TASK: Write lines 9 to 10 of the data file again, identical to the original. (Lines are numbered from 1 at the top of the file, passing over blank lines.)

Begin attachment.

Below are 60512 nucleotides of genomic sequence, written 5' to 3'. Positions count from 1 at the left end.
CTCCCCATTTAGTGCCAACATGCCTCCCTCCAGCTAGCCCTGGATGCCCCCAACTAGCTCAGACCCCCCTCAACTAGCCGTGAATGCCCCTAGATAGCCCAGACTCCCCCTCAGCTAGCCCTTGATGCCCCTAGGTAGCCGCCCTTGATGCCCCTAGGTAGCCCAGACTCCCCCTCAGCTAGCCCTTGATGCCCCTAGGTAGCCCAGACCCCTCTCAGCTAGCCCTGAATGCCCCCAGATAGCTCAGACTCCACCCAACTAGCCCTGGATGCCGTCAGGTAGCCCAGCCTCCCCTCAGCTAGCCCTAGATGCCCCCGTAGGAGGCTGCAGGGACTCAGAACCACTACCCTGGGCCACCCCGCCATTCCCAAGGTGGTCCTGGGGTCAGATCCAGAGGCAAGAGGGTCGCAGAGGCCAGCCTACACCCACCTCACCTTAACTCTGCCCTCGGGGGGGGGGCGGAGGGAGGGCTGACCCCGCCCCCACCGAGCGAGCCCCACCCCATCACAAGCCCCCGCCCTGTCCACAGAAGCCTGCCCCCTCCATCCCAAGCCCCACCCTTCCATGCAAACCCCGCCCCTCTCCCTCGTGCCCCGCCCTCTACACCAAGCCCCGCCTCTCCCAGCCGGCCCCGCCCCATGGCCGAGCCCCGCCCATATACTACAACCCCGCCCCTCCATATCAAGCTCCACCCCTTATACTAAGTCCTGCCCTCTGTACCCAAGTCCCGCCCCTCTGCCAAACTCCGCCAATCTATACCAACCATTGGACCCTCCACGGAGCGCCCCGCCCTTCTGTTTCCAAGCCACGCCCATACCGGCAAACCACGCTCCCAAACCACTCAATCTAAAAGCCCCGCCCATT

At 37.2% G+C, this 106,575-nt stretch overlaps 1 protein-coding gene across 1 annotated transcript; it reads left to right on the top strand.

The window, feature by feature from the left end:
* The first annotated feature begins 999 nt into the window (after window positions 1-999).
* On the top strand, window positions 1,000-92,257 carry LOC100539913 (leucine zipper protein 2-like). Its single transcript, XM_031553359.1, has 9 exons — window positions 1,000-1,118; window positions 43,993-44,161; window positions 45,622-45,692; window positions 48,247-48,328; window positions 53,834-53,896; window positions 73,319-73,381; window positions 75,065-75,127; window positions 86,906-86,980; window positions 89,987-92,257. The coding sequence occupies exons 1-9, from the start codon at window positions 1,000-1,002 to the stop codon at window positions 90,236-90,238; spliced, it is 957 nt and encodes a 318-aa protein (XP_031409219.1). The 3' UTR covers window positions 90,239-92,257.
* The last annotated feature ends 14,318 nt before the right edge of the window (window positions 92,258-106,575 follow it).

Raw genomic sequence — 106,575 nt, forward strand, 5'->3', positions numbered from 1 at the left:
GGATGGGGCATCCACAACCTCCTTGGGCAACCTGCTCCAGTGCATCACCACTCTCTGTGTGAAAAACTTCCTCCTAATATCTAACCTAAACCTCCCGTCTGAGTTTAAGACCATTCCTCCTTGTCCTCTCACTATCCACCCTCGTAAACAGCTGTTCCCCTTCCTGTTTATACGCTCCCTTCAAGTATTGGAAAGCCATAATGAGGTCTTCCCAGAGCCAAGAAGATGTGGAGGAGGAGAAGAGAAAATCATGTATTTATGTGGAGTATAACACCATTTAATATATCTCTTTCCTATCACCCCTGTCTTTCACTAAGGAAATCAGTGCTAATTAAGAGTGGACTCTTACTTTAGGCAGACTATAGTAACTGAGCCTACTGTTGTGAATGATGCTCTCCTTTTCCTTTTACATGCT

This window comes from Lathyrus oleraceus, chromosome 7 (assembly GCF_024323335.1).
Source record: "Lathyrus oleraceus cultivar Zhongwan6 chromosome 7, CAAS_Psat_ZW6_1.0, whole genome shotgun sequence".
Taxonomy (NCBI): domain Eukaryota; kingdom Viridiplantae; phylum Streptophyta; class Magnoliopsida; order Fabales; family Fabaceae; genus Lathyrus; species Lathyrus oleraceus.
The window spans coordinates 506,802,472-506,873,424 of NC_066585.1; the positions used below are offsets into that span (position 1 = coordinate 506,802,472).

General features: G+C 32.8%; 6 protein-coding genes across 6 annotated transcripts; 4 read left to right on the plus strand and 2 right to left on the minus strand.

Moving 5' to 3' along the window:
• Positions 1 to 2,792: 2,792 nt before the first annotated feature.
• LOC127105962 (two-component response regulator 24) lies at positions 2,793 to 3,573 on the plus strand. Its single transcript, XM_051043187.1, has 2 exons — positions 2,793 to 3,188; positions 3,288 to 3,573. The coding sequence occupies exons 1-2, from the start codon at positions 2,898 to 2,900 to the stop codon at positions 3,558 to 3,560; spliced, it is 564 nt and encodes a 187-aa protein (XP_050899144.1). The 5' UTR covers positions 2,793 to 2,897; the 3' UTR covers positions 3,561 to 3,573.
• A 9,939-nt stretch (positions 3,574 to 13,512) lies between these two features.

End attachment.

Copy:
GGATGGGGCATCCACAACCTCCTTGGGCAACCTGCTCCAGTGCATCACCACTCTCTGTGTGAAAAACTTCCTCCTAATATCTAACCTAAACCTCCCGTCTGAGTTTAAGACCATTCCTCCTTGTCCTCTCACTATCCACCCTCGTAAACAGCTGTTCCCCTTCCTGTTTATACGCTCCCTTCAAGTATTGGAAAGCCATAATGAGGTCTTCCCAGAGCCAAGAAGATGTGGAGGAGGAGAAGAGAAAATCATGTATTTATGTGGAGTATAACACCATTTAATATATCTCTTTCCTATCACCCCTGTCTTTCACTAAGGAAATCAGTGCTAATTAAGAGTGGACTCTTACTTTAGGCAGACTATAGTAACTGAGCCTACTGTTGTGAATGATGCTCTCCTTTTCCTTTTACATGCT

This window comes from Lathyrus oleraceus, chromosome 7 (assembly GCF_024323335.1).